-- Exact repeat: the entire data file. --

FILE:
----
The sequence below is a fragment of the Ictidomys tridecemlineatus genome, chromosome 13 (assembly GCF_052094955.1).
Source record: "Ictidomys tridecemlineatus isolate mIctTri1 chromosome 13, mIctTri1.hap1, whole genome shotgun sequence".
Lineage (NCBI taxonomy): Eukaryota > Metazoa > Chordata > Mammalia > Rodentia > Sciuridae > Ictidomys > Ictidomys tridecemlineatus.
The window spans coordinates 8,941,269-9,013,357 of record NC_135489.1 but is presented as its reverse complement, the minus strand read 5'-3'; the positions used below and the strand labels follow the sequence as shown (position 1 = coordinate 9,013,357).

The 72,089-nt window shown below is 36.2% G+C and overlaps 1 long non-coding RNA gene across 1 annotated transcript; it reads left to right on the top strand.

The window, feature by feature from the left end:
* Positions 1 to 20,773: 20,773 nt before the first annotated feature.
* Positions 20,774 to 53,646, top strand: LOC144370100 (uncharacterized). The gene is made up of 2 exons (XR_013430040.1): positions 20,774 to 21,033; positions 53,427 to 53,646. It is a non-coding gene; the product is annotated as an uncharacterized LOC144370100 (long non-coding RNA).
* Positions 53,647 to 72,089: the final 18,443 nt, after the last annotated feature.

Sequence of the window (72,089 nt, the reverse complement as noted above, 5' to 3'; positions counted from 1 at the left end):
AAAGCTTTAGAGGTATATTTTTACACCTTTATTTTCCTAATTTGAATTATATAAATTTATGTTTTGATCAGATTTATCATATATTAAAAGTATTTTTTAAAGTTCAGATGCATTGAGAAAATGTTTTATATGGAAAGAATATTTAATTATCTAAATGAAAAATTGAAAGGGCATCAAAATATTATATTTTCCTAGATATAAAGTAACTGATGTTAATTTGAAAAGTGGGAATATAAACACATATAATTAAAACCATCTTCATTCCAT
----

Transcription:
The sequence below is a fragment of the Ictidomys tridecemlineatus genome, chromosome 13 (assembly GCF_052094955.1).
Source record: "Ictidomys tridecemlineatus isolate mIctTri1 chromosome 13, mIctTri1.hap1, whole genome shotgun sequence".
Lineage (NCBI taxonomy): Eukaryota > Metazoa > Chordata > Mammalia > Rodentia > Sciuridae > Ictidomys > Ictidomys tridecemlineatus.
The window spans coordinates 8,941,269-9,013,357 of record NC_135489.1 but is presented as its reverse complement, the minus strand read 5'-3'; the positions used below and the strand labels follow the sequence as shown (position 1 = coordinate 9,013,357).

The 72,089-nt window shown below is 36.2% G+C and overlaps 1 long non-coding RNA gene across 1 annotated transcript; it reads left to right on the top strand.

The window, feature by feature from the left end:
* Positions 1 to 20,773: 20,773 nt before the first annotated feature.
* Positions 20,774 to 53,646, top strand: LOC144370100 (uncharacterized). The gene is made up of 2 exons (XR_013430040.1): positions 20,774 to 21,033; positions 53,427 to 53,646. It is a non-coding gene; the product is annotated as an uncharacterized LOC144370100 (long non-coding RNA).
* Positions 53,647 to 72,089: the final 18,443 nt, after the last annotated feature.

Sequence of the window (72,089 nt, the reverse complement as noted above, 5' to 3'; positions counted from 1 at the left end):
AAAGCTTTAGAGGTATATTTTTACACCTTTATTTTCCTAATTTGAATTATATAAATTTATGTTTTGATCAGATTTATCATATATTAAAAGTATTTTTTAAAGTTCAGATGCATTGAGAAAATGTTTTATATGGAAAGAATATTTAATTATCTAAATGAAAAATTGAAAGGGCATCAAAATATTATATTTTCCTAGATATAAAGTAACTGATGTTAATTTGAAAAGTGGGAATATAAACACATATAATTAAAACCATCTTCATTCCAT